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The English cricket team will tour South Africa this winter, after a year which has featured disappointment and jubilation in equal measure. The tour will consist of five one-day international, two Twenty20 matches, and four test matches – beginning with the traditional opening test at Kingsmead in Durban on Boxing Day.
We’re concentrating on the four-match test series to begin with, and now is the time to get on the early prices before they contract closer to the start. It’s as long ago as 2009/10 when England last played a test series in South Africa, with the contest ending in a draw after the teams won a test apiece and drew the other two. This time around England arrive off the back of a mixed tour against Pakistan, where they lost the test series but came out on top in both one-day and Twenty20 competitions. South Africa also appear off the back of a poor test series result – they are currently losing the series in India by 2-0, with the final match still underway.
However, the Proteas are a different kettle of fish in their own country, and England will have it all to do to come away with a positive result.
What a year it’s been for English cricket. The one-day World Cup in Australia and New Zealand was an unmitigated disaster, but with the benefit of hindsight, it may have created the spark required to turn things around. The one-day side demonstrated a new attacking style of cricket in the record-breaking series win over New Zealand in England, and that was carried into the Ashes under new coach Trevor Bayliss. A sterling England performance against the odds, saw them reclaim the famous urn along with their pride and self-respect.
The test series in UAE against Pakistan followed, but as we predicted, the feel-good factor didn’t continue and Pakistan did what they often seem to do – bring England back down to earth. The tourists did manage to hold Pakistan to a draw in the first test, but the hosts fought back to claim the second test by 178 runs, and the third test by 127 runs, to secure a 2-0 series win.
England certainly seem to excel at the short format game over the five-day test game, and that proved to be the case as they ran out winners of the one-day series which saw us get a nice return. The profit continued in the Twenty20 series as we predicted a 3-0 whitewash by Eoin Morgan’s side, who duly did the business taking the series 3-0 at a cracking price of +550 .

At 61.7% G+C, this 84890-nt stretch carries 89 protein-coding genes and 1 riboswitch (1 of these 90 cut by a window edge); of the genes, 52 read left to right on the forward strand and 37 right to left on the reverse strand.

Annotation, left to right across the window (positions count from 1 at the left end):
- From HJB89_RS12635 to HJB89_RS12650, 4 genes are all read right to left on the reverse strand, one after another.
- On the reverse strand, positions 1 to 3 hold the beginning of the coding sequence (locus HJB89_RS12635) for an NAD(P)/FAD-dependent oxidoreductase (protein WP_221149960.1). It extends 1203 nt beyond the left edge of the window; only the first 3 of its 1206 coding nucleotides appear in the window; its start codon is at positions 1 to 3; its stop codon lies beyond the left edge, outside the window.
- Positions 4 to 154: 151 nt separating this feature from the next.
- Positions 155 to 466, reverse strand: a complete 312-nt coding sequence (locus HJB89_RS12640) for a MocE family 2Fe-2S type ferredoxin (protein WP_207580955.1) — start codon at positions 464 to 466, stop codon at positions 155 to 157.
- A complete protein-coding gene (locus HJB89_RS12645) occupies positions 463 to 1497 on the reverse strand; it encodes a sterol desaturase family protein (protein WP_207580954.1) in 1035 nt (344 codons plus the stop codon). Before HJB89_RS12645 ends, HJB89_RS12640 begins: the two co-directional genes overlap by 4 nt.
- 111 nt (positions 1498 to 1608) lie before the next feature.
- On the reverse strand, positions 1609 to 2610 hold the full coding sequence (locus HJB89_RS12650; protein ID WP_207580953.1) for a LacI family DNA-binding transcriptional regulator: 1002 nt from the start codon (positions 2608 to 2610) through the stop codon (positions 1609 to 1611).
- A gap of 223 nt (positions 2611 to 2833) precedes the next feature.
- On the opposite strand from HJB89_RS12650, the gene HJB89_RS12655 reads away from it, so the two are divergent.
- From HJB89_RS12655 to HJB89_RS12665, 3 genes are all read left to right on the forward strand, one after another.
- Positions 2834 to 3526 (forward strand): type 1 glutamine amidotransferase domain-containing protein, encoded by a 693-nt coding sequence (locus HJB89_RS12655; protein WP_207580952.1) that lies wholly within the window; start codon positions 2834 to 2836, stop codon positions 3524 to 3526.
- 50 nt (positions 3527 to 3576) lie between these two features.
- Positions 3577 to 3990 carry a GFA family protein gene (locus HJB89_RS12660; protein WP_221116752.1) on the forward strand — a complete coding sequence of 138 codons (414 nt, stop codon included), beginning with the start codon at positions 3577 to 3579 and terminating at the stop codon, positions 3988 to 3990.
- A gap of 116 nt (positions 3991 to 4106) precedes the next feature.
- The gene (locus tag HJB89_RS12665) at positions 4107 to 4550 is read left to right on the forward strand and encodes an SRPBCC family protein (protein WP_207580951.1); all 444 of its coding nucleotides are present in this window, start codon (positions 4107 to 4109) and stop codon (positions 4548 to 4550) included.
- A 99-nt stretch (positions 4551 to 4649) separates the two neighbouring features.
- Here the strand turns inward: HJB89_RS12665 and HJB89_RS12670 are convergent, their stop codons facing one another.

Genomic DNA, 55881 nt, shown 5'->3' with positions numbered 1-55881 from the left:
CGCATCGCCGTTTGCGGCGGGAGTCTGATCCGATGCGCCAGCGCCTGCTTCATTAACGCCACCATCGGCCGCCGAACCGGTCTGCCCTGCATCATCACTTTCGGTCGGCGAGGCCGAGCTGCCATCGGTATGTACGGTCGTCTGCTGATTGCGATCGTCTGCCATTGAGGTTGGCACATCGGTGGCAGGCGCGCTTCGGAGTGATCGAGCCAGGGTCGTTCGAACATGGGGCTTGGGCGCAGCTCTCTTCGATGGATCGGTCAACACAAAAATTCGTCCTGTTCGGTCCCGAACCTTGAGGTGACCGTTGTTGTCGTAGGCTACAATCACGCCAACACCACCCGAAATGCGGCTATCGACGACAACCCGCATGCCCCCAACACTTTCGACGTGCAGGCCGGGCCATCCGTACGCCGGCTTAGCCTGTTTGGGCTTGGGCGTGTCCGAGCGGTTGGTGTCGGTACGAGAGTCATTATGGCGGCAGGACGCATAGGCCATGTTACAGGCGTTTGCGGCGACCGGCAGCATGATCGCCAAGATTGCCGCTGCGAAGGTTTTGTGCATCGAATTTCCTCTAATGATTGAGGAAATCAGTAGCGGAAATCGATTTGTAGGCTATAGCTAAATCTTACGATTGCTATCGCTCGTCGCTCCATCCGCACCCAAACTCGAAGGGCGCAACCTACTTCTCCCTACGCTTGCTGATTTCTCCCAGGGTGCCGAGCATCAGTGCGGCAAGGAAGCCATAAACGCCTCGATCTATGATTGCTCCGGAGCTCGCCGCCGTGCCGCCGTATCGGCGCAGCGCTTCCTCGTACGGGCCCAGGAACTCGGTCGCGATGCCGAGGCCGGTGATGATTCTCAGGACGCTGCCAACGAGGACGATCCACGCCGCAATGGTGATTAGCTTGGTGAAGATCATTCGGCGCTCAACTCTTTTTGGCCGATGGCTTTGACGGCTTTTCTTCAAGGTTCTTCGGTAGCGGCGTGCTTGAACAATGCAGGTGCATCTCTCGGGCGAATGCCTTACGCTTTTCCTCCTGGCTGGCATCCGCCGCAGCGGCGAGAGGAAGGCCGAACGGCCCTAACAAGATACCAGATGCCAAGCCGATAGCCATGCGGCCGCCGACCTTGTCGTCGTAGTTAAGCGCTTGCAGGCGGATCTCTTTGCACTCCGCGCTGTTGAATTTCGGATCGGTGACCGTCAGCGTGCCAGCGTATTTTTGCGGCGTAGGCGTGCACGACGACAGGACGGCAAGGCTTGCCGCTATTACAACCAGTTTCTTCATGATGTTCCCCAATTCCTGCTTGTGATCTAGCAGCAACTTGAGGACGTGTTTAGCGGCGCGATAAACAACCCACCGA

They may well be worth backing in the one-day and T20 series that follow this test series, but in the long format of the game they often fall short.
South Africa Top of the Pile
The Proteas are rated as the top side in test match cricket, according to the ICC ratings, and they can assert their authority over England across the four tests.
The recent defeat in India is the first away test South Africa have lost since going down to Sri Lanka in 2006, but they will be a dangerous animal back on home soil.
England have made plenty of changes in the squad they’ll take to South Africa, with Ian Bell a high profile omission – which could spell the end of his international career. Nick Compton and Gary Ballance have both earned recalls to the side, while uncapped pace bowler Mark Footitt has been given a place after injuries to Mark Wood and Steven Finn.
Adil Rashid is also a surprise omission, with the selectors determining that he might be surplus to requirements on South African pitches, and he is set to get himself a Big Bash deal in Australia with the Adelaide Strikers. Samit Patel admitted that his response was to chuckle when he got the call telling him he had been selected, having assumed he would drop out of the squad after being called up as a replacement for Zafar Ansari for the series against Pakistan. Chris Woakes and Chris Jordan are both also retained in the squad, but there is no place for Liam Plunkett, despite him being taken to UAE for the tour against Pakistan.
Moeen Ali is likely to drop back down to number 8 after the failed experiment of using him as an opener alongside Alastair Cook, and England’s search for a reliable opening partner for the captain continues. Alex Hales remains the man most likely to take up the mantle, although there are calls for Compton to revive his partnership with Cook; The Compton-Cook combination was the first one used after Andrew Strauss’ retirement, and remains the most prolific, but if Hales is the man, then Compton will fight it out with Ballance for the number three slot.
South Africa are yet to name their full squad for the series, but they are bound to select a strong side to regain the winning thread and prove their position at the top of the rankings is deserved. We will look at individual matches closer to the time, but for now it makes sense to jump on South Africa to win the series at a decent price against an England side that will be unsettled by the amount of changes and injuries.
South Africa to beat England in Test Series
1st Test: Saturday 26th December, 08:00 GMT
2nd Test: Saturday 2nd January, 08:30 GMT
3rd Test: Thursday 14th January, 08:30 GMT
4th Test: Friday 22nd January, 08:30 GMT
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